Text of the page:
count off


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Related to count off: count out, count against

count off

1. To count in turn, as when dividing a group of people into smaller groups. A noun or pronoun can be used between "count" and "off." OK, kids, count off one through five so that we can make five groups.
2. To count the number of people or things in a group to ensure that everyone or everything is present. A noun or pronoun can be used between "count" and "off." Kids, take your seats on the bus so that I can count off and make sure everyone is here.
3. To count out loud so that everyone in a group starts something (such as a song or dance) at the same time. A noun or pronoun can be used between "count" and "off." Before launching into their routine, the cheerleaders counted off, "Five, six, seven, eight!"
4. To subtract from something, such as a score. A noun or pronoun can be used between "count" and "off." I had to count off five points for presentation because your project was a glue-covered mess.
5. To divide a group of things into smaller groups. A noun or pronoun can be used between "count" and "off." I counted off the batch of cookies so that each of the neighbors would get the same amount.
See also: count, off

count someone or something off

to count people or things, to see if they are all there. (See also count off.) Let's count them off to see who's missing. Count off each person, one by one. I counted each one off.
See also: count, off

count off

[for a series of people, one by one] to say aloud the next number in a fixed sequence. The soldiers counted off by threes. The sergeant told them to count off.
See also: count, off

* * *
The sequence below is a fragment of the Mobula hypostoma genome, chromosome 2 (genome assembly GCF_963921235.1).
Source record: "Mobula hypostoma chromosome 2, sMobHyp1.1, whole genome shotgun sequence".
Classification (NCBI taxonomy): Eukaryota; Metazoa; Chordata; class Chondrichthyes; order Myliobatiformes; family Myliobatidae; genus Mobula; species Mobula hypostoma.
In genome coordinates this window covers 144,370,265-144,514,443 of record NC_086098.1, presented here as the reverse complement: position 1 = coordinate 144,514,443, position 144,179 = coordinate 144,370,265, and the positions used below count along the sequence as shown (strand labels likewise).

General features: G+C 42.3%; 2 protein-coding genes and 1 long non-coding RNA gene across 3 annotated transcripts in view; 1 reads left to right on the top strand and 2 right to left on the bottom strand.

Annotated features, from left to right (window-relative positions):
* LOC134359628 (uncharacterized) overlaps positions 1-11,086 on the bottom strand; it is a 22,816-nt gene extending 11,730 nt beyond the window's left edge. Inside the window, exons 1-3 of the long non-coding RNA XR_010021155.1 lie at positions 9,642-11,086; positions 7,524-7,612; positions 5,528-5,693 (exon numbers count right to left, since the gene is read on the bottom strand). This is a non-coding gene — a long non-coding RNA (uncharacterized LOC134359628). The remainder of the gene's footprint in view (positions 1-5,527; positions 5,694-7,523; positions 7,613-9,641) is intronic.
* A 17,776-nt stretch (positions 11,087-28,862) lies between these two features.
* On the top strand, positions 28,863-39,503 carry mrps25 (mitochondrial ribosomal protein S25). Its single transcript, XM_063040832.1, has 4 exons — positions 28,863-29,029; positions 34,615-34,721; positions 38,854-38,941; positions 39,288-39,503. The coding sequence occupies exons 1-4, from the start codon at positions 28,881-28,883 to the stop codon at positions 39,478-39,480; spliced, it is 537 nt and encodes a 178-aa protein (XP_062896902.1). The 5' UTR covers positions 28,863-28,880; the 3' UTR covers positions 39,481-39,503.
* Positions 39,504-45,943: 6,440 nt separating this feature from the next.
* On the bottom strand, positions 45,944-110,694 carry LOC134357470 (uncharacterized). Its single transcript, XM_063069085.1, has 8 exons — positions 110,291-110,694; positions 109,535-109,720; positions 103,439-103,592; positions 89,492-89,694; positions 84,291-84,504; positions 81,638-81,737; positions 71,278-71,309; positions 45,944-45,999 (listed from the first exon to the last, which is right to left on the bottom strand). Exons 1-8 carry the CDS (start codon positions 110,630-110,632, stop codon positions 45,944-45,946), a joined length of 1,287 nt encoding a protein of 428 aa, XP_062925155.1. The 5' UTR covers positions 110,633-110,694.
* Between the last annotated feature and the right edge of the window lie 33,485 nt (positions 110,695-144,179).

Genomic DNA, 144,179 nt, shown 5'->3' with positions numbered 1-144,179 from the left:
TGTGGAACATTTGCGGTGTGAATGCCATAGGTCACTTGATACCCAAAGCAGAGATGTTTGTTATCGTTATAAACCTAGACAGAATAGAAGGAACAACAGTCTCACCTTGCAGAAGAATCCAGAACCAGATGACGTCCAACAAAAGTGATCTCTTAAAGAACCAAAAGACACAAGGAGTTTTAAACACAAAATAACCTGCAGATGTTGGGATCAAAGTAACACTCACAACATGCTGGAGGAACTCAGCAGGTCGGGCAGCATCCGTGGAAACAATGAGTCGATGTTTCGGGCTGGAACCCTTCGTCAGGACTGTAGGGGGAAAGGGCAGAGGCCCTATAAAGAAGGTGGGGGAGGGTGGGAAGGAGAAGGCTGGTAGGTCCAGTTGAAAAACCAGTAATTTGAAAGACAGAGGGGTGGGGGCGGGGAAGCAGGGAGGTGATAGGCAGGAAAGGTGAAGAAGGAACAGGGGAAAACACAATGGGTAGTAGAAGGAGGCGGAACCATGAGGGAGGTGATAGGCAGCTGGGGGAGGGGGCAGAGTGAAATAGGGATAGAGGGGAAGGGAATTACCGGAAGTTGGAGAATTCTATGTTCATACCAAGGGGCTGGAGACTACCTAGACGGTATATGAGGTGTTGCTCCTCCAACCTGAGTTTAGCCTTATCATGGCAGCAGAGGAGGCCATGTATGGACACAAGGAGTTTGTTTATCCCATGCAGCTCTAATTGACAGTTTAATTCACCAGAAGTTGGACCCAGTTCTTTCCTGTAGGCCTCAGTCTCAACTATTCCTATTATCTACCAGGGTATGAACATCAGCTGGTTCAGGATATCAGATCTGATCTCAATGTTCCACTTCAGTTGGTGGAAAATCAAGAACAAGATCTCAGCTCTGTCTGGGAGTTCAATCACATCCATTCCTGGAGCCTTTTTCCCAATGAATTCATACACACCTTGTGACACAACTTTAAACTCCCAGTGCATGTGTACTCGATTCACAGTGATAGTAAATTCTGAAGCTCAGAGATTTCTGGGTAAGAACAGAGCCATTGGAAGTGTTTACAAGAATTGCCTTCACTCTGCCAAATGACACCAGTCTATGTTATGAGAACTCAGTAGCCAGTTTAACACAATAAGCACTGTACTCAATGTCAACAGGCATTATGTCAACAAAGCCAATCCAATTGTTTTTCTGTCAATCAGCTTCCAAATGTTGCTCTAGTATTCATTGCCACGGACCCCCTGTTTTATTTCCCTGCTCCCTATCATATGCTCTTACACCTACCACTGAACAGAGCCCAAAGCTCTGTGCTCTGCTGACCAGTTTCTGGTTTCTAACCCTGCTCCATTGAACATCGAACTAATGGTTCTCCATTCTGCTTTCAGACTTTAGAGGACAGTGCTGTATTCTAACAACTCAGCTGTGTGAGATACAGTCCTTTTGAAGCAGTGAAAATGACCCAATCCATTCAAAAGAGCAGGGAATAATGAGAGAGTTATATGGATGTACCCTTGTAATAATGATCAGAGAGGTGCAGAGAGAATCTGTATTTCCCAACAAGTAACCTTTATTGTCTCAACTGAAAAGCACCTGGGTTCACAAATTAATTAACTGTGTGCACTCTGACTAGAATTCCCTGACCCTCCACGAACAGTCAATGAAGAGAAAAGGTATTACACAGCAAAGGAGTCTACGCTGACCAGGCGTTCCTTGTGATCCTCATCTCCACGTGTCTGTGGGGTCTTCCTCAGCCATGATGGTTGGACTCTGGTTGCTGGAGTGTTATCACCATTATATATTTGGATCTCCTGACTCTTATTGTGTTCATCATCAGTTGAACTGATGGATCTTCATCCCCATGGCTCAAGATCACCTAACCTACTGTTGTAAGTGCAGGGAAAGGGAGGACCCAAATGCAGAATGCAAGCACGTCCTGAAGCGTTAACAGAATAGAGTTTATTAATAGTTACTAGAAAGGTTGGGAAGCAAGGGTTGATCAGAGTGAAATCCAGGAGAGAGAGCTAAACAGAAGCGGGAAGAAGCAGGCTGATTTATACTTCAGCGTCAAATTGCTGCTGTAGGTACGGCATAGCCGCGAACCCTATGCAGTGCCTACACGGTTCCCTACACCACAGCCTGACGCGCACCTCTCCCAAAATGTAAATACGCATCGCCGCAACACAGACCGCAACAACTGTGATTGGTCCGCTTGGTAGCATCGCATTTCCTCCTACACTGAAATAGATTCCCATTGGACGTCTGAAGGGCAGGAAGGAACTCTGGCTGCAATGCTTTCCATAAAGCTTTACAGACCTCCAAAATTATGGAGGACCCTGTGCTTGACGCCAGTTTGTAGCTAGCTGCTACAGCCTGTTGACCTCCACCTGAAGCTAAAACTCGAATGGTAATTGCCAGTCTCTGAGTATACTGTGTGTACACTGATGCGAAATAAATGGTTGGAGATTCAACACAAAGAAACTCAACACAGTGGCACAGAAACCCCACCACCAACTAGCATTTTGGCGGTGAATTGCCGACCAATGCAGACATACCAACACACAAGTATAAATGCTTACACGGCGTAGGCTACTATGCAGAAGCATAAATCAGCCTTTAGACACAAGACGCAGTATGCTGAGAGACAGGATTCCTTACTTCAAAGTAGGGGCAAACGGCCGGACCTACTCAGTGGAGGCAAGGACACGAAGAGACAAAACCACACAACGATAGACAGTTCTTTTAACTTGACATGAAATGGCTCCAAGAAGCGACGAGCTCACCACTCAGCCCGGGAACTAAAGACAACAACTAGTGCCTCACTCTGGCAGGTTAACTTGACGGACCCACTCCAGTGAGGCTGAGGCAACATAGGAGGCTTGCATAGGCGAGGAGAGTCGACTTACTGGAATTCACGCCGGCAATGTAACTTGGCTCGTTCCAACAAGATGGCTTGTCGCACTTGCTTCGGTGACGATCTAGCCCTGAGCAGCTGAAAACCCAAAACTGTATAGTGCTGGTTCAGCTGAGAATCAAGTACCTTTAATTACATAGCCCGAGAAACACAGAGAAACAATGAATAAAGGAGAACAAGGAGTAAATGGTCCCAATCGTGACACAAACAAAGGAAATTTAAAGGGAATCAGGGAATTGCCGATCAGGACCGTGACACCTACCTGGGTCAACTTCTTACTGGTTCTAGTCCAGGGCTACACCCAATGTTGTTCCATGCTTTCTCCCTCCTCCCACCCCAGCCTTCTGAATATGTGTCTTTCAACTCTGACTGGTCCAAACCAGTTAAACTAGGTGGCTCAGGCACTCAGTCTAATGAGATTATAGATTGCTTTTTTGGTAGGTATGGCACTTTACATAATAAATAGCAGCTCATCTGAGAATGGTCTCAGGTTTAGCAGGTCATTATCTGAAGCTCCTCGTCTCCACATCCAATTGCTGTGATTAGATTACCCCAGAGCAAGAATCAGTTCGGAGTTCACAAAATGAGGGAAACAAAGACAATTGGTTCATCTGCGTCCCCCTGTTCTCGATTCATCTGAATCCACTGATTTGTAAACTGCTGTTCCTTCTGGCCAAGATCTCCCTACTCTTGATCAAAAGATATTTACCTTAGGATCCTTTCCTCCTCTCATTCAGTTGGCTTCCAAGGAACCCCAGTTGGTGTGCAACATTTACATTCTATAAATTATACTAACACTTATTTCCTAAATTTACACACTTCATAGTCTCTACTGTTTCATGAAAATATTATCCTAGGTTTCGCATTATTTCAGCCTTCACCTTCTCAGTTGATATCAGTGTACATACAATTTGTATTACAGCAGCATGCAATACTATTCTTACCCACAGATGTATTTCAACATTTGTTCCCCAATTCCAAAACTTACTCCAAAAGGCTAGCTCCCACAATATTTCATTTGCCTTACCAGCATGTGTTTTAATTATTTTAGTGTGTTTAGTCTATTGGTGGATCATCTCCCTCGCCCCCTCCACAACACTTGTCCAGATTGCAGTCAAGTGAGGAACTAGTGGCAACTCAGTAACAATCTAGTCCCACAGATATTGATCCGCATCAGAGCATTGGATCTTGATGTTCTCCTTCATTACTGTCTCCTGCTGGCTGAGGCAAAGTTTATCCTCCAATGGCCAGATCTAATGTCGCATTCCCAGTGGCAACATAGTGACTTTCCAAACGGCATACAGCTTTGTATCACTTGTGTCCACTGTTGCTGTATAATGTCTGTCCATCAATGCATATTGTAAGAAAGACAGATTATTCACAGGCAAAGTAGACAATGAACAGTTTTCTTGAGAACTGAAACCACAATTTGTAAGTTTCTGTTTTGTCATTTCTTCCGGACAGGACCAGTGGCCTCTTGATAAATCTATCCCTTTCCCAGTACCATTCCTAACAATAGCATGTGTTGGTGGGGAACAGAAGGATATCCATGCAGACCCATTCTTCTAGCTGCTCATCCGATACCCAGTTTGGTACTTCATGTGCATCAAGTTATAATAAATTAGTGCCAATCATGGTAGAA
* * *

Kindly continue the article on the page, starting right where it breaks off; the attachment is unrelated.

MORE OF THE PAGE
count off

1. Count aloud from one end of a line of persons to the other, each person counting in turn. For example, The soldiers counted off one by one. This usage and the practice it describes come from the military.
2. Place in a separate group by counting, as in The office counted off the telephone books for each delivery route.
See also: count, off

count off

v.
1. To recite numbers in turn, as when dividing people or things into groups: The 24 children counted off by twos, forming a dozen pairs.
2. To count to an agreed upon number so that some group begins an activity at the same time: The conductor counted the band off, and they began to play. The director counted off the choir, and they began to sing. The conductor counted off, and the band began to play.
3. To decrease the score or evaluation of someone by some amount: The professor will count you off five points if you skip a class.
4. To deduct some amount from a score or evaluation: The teacher counted off one point for each mistake. The Olympic judges counted a tenth of a point off for the gymnast's wobbly landing. The teacher counts off for misspelled words.
See also: count, off
References in periodicals archive ?
Then count off two seconds, and flick your flashlight on and off once toward the (ahem) flasher.
Count off on Jeanette's Twelve Days of Christmas" columns, which give her top ten solutions for such shopping challenges as "Easy Ways to Personalize Gifts," "How to Help Your Children Learn the Art of Gift Giving," "Gift Ideas For Your Boss" (or Your Child's Teacher,") "Packing and Shipping Hints," and even "How to Give the Perfect Holiday Party.
Who can forget Jimmie Dodd, the Mickey Mouse Club adult leader introducing the Mouseketeers with the famous line, "Mouseketeer roll call, count off now
I count off the tube stops back to the hub, King's Cross, and check out of my room, quickly.
Paris-born Veyre, a graduate of Montreal University, took a standing count off a rapid-fire Taylor combination in the third (above).
At precisely 7:59pm Eastern time on Saturday, clocks around the world will count off an extra "leap second" needed to synchronize our precise atomic clocks with the Earth's slightly irregular rotation.
Early man watched the sun herald in the day and looked to the moon to count off the night.
You count off the tune and you hear a melody, and it's like a flood.
Count off 18 calendar days before 17 Apr, the scheduled semiannual date.